The Ultimate Treehouse

Here’s a neat little project that plays into my childhood memories. Featured in Herman Miller’s recent LifeWork e-newsletter, this treetop office and living space caught my eye.

According to the Architectural Digest Web site, the 1,500-sq.-ft., treetop library and writing studio project (2008) is the handiwork of New York-based architect Andrew Berman. Designed for a critic and historian who desired a peaceful secluded space in which to work, the studio is located at the threshold of an open field and a wood, adjacent to the client’s Long Island home.

The east façade (the building’s front) is no more than a single, 3-ft.-wide by 12-ft.-high, wood-framed glass door; while the south and north façades angle out. The resulting V-shaped structure contains a double-height entrance hall and stair, bathroom, and kitchen. The rear half of the structure, where Berman situated the study and entertainment areas, takes on a trapezoidal form. Much of the second floor is cantilevered, which not only minimizes the building’s intrusion on the landscape but also establishes a covered patio space on the ground level.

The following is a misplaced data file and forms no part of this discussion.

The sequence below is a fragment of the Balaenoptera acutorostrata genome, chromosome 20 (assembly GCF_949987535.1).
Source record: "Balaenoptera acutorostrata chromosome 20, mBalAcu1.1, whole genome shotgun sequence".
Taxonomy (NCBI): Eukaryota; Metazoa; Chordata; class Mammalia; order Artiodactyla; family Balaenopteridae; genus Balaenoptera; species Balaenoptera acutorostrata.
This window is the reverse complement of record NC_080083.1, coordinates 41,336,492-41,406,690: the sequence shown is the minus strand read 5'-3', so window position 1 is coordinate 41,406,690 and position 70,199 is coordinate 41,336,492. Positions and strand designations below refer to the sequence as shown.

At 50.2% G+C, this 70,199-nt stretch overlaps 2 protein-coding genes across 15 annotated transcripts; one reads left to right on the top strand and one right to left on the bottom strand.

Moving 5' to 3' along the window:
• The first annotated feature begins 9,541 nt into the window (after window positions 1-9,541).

In the concrete-floored entrance hall, Berman instilled a homey warmth with Douglas fir woodwork and a skylight that spans the full width of the 17-ft.-high ceiling, draws the eye up to the study. At the rear elevation, a massive window wall reveals part of the study, which floats over the forest floor.'

What other interesting or alternative office spaces have you seen? Share your top offices with us in the comments below.

–Lindsey Collier

One Comment